Announcing how we plan to punish children ("Remember, if you do x, then I'll do y to you") may salve our conscience because we gave them fair warning, but all we've really done is threaten them. We've told them in advance exactly how we'll make them suffer if they fail to obey.Oh, my, this is exactly what I do when I'm trying to get my kids into the van after an excursion - almost word for word, "Remember, if you can't leave when it's time, then next time someone asks us to come to the zoo, I'll have to say no because you wouldn't leave when it was time." I thought I was being reasonable. Is it really just a threat? What's the unconditional parenting way to get them into the van when it's time to go? (The last time we went to the zoo, I ended up carrying Second Son kicking and screaming to the van but I didn't use this line. I wonder if that was an unconditional parenting success or failure?)
Then there are "natural consequences." Using natural consequences as a parenting method
invites parents to discipline by inaction--that is, by refusing to help. If a child is late for dinner, we're supposed to let her go hungry. If she leaves her raincoat at school, we're supposed to let her get wet the following day...the far more powerful lesson that she's likely to take away is that we could have helped--but didn't.I used to think this is a great way for kids to learn about consequences of their actions. As children grow into teenagers and young adults, I believe they can take more responsibility for their own lives and, when they have everything they need to be successful and know that they are now the responsible party, I think there could be great benefit to allowing them to experience consequences. However, I do not think this is a good tactic for young children. If my four year old refuses to take her coat to the zoo (which she did), I do not think I should let her shiver in the winter chill all day long. She is simply not capable of rationally making a decision about leaving her coat.
As children age, they can take greater responsibility for their actions. A teenager may very well have to suffer consequence for something like missing the bus, but I think it's a far stronger position as a parent to sit down with him and say something like, "I'm sorry you have missed the bus. Let's think together about how to handle this situation. Do you have any suggestions?" In this way, we can help develop problem-solving skills in our children, modeling the thought process as necessary. Perhaps more importantly, (hopefully) they will understand that we will always be available for help if they do get in over their heads.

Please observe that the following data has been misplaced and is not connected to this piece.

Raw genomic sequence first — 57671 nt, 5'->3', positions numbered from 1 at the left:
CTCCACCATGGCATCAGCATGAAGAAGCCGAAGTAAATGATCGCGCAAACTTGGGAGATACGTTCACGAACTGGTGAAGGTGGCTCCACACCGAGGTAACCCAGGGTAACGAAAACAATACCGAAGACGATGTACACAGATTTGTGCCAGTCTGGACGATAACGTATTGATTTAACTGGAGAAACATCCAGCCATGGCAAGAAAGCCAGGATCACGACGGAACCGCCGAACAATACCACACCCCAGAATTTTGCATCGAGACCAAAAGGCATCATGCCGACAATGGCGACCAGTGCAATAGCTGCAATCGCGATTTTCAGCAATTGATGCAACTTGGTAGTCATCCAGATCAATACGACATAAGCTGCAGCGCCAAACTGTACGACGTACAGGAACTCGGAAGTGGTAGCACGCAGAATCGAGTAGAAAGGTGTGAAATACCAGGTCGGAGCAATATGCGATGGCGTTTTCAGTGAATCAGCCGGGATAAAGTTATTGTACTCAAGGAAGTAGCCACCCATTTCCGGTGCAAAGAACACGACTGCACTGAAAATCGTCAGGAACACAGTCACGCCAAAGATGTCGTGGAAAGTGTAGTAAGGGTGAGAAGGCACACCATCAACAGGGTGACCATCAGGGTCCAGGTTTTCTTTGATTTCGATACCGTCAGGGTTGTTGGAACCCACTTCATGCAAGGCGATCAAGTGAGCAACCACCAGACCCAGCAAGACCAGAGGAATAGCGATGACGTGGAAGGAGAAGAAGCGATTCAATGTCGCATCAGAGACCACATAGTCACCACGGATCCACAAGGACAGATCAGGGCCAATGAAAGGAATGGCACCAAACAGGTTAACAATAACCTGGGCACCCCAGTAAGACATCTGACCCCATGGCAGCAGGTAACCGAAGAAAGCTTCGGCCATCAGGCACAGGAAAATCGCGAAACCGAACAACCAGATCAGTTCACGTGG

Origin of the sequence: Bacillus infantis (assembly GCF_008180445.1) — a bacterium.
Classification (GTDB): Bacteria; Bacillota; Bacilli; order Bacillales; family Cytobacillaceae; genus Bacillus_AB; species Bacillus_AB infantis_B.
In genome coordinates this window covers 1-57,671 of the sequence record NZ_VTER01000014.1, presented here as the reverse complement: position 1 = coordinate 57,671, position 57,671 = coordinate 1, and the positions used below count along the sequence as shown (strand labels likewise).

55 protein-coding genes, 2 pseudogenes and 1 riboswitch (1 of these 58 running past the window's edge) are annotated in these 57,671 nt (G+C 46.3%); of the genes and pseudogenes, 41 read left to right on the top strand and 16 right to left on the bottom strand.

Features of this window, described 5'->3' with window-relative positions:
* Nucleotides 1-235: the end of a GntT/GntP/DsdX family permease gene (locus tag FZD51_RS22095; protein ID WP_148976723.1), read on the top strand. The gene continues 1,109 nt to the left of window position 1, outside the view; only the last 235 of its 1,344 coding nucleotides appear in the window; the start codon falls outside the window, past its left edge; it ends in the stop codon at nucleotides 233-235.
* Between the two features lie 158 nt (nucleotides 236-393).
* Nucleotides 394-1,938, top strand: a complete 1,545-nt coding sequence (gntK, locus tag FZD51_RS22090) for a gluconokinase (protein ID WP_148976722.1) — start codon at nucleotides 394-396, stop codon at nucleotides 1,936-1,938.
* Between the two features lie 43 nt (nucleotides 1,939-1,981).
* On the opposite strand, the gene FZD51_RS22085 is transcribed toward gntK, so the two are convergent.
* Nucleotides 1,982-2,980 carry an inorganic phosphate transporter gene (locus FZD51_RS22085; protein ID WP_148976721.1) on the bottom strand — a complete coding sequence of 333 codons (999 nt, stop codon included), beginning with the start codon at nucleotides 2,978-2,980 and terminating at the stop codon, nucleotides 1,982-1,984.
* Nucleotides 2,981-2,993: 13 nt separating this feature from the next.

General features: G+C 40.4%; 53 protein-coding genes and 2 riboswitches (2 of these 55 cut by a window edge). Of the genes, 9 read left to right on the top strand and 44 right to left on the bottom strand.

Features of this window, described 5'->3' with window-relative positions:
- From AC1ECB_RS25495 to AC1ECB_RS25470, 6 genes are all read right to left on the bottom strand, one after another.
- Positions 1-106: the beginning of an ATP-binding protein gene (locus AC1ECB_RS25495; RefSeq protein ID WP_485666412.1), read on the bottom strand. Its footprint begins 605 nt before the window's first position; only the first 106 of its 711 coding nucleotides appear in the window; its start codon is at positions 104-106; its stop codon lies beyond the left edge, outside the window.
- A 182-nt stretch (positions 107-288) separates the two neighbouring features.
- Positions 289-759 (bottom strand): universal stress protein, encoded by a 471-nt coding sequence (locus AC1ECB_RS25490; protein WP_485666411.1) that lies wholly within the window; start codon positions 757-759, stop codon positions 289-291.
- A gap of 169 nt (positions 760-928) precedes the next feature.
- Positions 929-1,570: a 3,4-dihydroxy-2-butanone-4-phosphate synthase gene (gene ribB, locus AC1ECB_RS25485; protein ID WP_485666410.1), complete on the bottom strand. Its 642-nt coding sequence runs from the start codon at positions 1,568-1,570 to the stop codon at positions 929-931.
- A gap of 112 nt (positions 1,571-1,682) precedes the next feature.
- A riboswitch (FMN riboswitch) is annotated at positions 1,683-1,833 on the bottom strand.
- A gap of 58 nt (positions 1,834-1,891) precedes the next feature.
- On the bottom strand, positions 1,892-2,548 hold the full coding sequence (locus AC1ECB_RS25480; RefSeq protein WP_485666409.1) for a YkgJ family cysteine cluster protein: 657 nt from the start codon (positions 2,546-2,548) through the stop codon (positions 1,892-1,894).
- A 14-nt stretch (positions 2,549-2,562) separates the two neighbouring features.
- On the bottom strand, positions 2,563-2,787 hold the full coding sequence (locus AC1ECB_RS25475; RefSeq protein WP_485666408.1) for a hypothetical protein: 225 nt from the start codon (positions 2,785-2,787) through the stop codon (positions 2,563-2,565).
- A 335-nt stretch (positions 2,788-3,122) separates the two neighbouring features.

Mr. Kohn writes that people continue to punish when it doesn't seem to be working (in gaining compliance), but I didn't find that a compelling argument against punishment at all. His method probably isn't going to work on the first try, either. Parenting young children in particular will always seem to be a circular endeavor; we have to repeat ourselves every day or every hour for years. I'm not sure how long that lasts, but I know I say the some of the same things to my nine-year-old that I say to my two-year-old.
For him, all punishment is equal: corporal punishment, grounding, time-outs, "natural consequences." Everything. But it's not clear to me that is true.
He has six main theories explaining why punishment fails:
- Punishment leads to anger. Perhaps they'll think about how to get revenge. This seems particularly likely for kids who are grounded or sent to their rooms to "think about their actions." (I was thinking about this theory when I posted this Caddie Woodlawn quote.)
- Using punishment teaches children that those who are powerful are able to make and enforce the rules, even if they are unfair or morally wrong.
- Punishment becomes less effective over time. It's just not possible to exert the same control over a fifteen-year-old as a five-year-old.
- Punishing a child damages the trust and security children should have in their parents.
- Punishment distracts children from the main point.
[P]unishment doesn't lead children to focus on what they've done, much less on why they did it or what they should have done instead...it leads them to think about how mean their parents are and maybe how they're going to get their revenge...[and] on the punishment itself: how unfair it is and how to avoid it next time.
- Finally, punishment encourages children to see only the effects on themselves rather than how their actions might have affected other people. Taken to the extreme, that line of thinking may lead them to believe they can do things that are immoral as long as they can avoid any external harm to themselves.
It's hard for them to sort out why someone who clearly cares for them also makes them suffer from time to time. It creates the warped idea, which children may carry with them throughout their lives, that causing people pain is part of what it means to love them. Or else it may simply teach that love is necessarily conditional, that it lasts only as long as people do exactly what you want.Just in case you thought you could explain why you are punishing your child and avoid the pitfalls theorized above:
The truth is that explanation doesn't minimize the bad effects of punishment so much as punishment minimizes the good effects of explanation.When someone is anticipating or experiencing punishment, they are not thinking about an explanation. They are thinking only about how they feel and how it's all someone else's fault.
Previous posts on Unconditional Parenting
Thoughts on the Introduction
Discussion of quotes from chapter 1
Discussion of quotes from chapter 2
Discussion of quotes from chapter 3